A24’s big summer horror swing, Talk To Me, is the feature debut of Danny and Michael Philippou, whose YouTube page RackaRacka has more than 6 million followers, thanks to viral videos that turned characters like Ronald McDonald and The Cookie Monster into gleefully campy Jason Voorhees-style villains. The Academy Award-winning studio is doubling down on this emerging trend with its support of Kane Parsons (a.k.a. Kane Pixels), a teenage director and visual effects artist whose stellar short “The Backrooms” accrued more than 48 million views on YouTube. Blooming from a social media frenzy around the eeriness of liminal spaces, “The Backrooms” builds tremendous tension through its Nintendo 64 first-person shooter aesthetic, a savvy update on the now standard found footage model. Parsons ultimately turned “Backrooms” into a successful series, building his profile in the process.He’ll reportedly direct a feature-length adaptation during his upcoming summer break, with assistance from industry figures like James Wan, Alayna Glasthal, and Shawn Levy.

Betting on filmmakers like the Philippous, Parsons, and Ball, who have organically developed their own audience, is an interesting Hollywood parallel to the way the music industry has shifted its focus to young stars building brands for themselves on TikTok. Done correctly, it can be a faster, cheaper way to build buzz, potentially setting a higher box office floor than hiring a total unknown. The replies to RackaRacka’s video announcing Talk To Me and Ball’s update about Skinamarink and the future of Bitesized Nightmares are filled with loving, long-time fans eager to see their favorite content creators jumping to the theatrical world.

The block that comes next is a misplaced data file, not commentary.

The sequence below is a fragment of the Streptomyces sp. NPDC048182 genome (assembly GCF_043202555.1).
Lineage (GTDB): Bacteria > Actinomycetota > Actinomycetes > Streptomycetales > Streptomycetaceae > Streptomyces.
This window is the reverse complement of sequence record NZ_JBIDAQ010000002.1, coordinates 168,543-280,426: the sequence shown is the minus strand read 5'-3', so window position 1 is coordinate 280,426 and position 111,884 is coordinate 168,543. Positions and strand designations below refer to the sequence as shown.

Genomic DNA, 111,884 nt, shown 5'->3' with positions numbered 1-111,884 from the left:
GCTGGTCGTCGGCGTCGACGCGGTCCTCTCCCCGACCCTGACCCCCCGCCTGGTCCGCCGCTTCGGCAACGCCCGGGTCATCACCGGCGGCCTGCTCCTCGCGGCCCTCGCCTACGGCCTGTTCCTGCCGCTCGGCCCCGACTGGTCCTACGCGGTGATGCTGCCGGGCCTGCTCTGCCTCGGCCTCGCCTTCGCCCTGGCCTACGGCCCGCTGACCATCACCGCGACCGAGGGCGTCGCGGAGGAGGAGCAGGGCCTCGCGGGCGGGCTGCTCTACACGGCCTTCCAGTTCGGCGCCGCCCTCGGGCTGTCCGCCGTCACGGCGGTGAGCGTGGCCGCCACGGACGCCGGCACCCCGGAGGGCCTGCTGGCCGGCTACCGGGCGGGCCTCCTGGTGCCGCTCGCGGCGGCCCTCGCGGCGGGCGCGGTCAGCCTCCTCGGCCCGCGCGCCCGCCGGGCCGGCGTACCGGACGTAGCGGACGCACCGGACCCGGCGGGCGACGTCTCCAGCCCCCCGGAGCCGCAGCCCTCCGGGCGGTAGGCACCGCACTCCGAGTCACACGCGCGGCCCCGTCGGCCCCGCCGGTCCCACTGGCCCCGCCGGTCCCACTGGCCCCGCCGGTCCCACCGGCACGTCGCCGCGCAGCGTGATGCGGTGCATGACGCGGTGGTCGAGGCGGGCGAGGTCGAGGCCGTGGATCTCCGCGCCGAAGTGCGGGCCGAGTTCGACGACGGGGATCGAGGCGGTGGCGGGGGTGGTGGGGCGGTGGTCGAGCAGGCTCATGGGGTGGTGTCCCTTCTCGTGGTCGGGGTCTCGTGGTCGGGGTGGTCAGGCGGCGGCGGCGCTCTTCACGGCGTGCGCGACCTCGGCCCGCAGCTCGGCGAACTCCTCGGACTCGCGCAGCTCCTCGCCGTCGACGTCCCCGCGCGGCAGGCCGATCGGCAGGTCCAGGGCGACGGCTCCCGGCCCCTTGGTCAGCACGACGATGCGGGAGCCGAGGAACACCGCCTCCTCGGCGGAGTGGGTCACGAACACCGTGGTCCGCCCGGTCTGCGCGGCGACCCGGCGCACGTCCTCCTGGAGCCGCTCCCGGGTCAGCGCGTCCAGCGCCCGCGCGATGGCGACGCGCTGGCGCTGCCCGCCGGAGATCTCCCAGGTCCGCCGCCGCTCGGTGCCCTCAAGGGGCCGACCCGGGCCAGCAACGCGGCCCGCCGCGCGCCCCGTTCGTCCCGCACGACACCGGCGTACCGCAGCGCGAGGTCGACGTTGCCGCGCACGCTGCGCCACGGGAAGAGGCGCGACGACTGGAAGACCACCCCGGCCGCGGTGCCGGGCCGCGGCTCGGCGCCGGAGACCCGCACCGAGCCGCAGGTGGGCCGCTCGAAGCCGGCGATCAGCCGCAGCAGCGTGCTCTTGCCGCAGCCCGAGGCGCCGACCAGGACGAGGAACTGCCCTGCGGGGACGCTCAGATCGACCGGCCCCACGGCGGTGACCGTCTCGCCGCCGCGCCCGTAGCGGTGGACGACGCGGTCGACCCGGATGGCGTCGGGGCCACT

Anytime the entertainment industry perceives a potential goldrush, there’s going to be downside, particularly for horror fans who are probably 18 months away from an unending deluge of YouTube shorts padded out into 80-minute “movies.” There’s also the possibility of the industry falling too in love with these viral talents. Plenty of directors plucked from obscurity have become legendary filmmakers, and having strong social media numbers shouldn’t be a prerequisite for getting a director’s chair on a feature film. But the potential for new voices to emerge outside of the traditional industry framework and develop their own fanbases is an undeniable positive. Plus someone could make a really good movie out of “My sugar daddy asks me for weird favors.”